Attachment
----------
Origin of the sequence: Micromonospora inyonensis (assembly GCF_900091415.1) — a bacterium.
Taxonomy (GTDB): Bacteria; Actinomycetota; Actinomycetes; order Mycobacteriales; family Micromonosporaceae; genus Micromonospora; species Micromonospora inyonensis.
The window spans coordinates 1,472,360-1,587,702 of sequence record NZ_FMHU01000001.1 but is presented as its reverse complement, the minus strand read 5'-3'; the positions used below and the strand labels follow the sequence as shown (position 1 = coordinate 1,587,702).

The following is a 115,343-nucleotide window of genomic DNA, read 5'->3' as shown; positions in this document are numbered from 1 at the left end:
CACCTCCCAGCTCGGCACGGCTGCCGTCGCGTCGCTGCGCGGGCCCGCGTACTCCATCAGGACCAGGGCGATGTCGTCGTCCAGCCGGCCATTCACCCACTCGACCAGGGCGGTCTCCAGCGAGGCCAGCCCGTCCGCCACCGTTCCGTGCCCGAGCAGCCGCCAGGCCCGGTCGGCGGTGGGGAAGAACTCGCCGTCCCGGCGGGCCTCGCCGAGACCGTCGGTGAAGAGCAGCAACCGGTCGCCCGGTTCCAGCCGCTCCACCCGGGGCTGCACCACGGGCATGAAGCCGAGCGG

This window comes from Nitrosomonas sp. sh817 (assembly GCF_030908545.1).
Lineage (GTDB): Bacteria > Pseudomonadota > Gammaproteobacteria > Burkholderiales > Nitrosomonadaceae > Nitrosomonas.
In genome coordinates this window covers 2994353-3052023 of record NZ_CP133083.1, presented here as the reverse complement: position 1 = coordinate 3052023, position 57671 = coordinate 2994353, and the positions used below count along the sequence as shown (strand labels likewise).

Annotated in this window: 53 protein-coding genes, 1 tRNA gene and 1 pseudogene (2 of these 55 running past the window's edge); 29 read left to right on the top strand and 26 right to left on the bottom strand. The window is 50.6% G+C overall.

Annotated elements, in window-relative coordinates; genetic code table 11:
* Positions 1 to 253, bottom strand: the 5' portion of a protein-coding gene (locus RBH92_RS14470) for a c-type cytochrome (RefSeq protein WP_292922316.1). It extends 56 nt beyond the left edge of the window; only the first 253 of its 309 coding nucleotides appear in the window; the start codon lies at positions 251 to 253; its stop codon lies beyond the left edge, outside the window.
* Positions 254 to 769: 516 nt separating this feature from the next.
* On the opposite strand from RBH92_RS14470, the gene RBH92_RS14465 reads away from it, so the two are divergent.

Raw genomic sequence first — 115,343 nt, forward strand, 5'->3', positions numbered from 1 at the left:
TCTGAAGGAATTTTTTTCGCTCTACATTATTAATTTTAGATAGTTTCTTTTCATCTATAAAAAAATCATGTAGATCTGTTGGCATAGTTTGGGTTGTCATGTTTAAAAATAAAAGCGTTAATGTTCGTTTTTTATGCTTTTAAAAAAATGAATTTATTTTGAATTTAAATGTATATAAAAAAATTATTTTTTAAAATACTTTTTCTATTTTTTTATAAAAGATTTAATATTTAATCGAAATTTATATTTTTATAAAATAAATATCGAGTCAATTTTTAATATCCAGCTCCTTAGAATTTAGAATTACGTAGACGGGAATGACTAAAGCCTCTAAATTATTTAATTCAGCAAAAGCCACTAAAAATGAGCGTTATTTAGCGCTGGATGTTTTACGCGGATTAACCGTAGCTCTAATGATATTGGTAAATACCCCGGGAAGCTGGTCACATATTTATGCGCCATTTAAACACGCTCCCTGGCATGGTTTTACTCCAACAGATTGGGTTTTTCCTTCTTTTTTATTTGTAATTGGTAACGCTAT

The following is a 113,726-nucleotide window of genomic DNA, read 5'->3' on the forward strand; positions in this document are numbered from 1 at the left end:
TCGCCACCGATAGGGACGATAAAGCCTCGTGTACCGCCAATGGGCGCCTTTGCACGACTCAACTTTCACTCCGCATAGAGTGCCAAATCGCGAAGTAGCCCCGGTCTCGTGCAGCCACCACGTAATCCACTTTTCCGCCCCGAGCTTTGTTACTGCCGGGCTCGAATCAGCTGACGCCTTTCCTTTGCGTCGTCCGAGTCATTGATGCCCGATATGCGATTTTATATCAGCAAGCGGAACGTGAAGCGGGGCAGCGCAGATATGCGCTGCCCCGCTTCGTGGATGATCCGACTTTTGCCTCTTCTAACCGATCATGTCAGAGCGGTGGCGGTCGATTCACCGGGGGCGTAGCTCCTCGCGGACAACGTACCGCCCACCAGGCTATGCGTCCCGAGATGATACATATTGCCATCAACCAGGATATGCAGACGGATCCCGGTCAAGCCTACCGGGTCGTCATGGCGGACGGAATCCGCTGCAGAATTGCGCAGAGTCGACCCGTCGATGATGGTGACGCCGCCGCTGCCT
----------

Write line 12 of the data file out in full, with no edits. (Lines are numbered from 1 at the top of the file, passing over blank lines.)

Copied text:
* Positions 254 to 769: 516 nt separating this feature from the next.